Arts collective: Kids learn leadership and life skills - and have fun, tooWhen Patrick Weber saw a need to train kids in community involvement and leadership, he decided to do it through his favorite medium: art.
By: Tom Olsen, For the Budgeteer News
When Patrick Weber saw a need to train kids in community involvement and leadership, he decided to do it through his favorite medium: art.
Weber and wife, Leanne, started Northern Expressions Arts Collective in Duluth last year. The nonprofit company is a resurrection of the Peter Augustus Theatre Group that they previously directed in St. Paul.
“It’s basically half art, half community leader involvement,” Patrick Weber said. “We want to train the next generation of leaders.”
NEAC aims to offer learning experiences through any number of art forms. Most programs are aimed at kids between kindergarten and eighth grade, and those from low-income families are encouraged to participate.
“We really want to have arts available to everyone, even if you’re low-to-moderate income, so we try to make all of our events free or cost less than the price of a movie ticket,” Weber said. “But we never want to turn any children away, even if they don’t have $5. The most important thing is to give them the exposure and allow them to participate, regardless of finances.”
The group recently partnered with the city of Duluth to start a monthly program called “In The Park” at the Harrison Community Center in Lincoln Park. The event, held on the third Saturday of each month, teaches kids positive life skills, such as honesty and friendship, as well as health and safety tips through hands-on art projects.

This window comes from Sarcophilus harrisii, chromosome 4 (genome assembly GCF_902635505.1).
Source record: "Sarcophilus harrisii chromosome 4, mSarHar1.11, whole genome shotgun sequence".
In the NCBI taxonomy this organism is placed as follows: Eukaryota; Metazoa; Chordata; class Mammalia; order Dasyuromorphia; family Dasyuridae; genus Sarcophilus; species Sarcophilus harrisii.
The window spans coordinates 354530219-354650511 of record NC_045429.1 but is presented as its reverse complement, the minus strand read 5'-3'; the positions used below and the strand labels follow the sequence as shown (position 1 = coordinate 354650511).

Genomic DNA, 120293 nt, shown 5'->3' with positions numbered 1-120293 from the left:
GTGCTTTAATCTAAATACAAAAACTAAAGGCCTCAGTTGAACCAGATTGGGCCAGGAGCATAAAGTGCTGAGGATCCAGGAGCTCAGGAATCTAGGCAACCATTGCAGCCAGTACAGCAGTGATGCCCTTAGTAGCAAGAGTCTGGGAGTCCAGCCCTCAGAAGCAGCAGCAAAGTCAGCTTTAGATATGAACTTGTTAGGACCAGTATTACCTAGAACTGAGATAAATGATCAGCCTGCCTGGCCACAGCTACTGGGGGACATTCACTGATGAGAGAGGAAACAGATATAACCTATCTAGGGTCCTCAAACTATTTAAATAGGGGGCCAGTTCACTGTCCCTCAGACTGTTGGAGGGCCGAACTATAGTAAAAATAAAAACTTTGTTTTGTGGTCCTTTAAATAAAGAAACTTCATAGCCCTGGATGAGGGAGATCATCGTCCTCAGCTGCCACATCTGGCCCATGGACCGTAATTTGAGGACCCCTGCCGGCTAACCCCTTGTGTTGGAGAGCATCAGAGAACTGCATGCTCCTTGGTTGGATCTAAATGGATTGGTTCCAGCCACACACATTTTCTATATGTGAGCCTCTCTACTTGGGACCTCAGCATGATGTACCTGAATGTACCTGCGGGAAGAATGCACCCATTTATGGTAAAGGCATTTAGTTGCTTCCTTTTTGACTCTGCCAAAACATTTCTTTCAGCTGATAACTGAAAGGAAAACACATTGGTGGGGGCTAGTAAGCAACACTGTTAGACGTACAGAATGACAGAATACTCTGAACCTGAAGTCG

At a recent event, for example, kids put paint on their hands and passed around a big balloon to illustrate the spread of germs and the need to wash hands. Other times, kids have been able to check out police-, ambulance- and fire equipment, something Weber hopes will make them more comfortable with civil servants.
“Many kids these days don’t know how to respect things around them and they take things for granted,” he said. “We work hard to build relationships. We want to teach respect — respect for yourself, respect for the place you’re at, respect for those around you.”
Duluth Parks and Recreation Manager Kathy Bergen said she liked the idea right off the bat.
“We were happy to support an effort to find some activities for kids to do out there,” Bergen said. “It would be art and there would be a learning component to it, and it’s fun recreation, so it meets all our needs to support the neighborhood.”
Weber says he hopes to expand the “In The Park” program within the next few years to other areas of Duluth, particularly Morgan Park and the Hillside neighborhoods.
But future expansion will rely largely on fundraising, something that Weber says has been a challenge so far.
“We’re trying to get support from the local businesses,” he said. “We’ve been getting some small (donations), but no one wants to support anything until it’s a little more established, so it’s a little slow going at this point.”
Bergen hopes to go on a site-by-site basis.
“After we receive some information about how it’s going (at Harrison), we’d be open to ideas of expanding out. There might be possibilities to partner with other programs already in place at other sites.”
NEAC also offers services to schools, churches, daycares and community groups.
One popular event is “Stories II Life,” where NEAC performers will adapt a children’s book of the client’s choosing into an interactive play and perform it on stage. The cost is $50 per performance.
Northern Expressions also offers improvisational fundraisers, which allow client groups to keep approximately 85 percent of the money they raise. NEAC spends two to three hours teaching six to eight members of the group the basics of improv, and then the group can put on a show to raise money.
Weber says the fledgling NEAC is always on the lookout for new partnerships and events.
“We’ve worked with the Boys and Girls Club and the Duluth Children’s Museum,” he said. “It’s always nice to find more ways to teach kids lessons they can take home and do it in a fun, creative way.”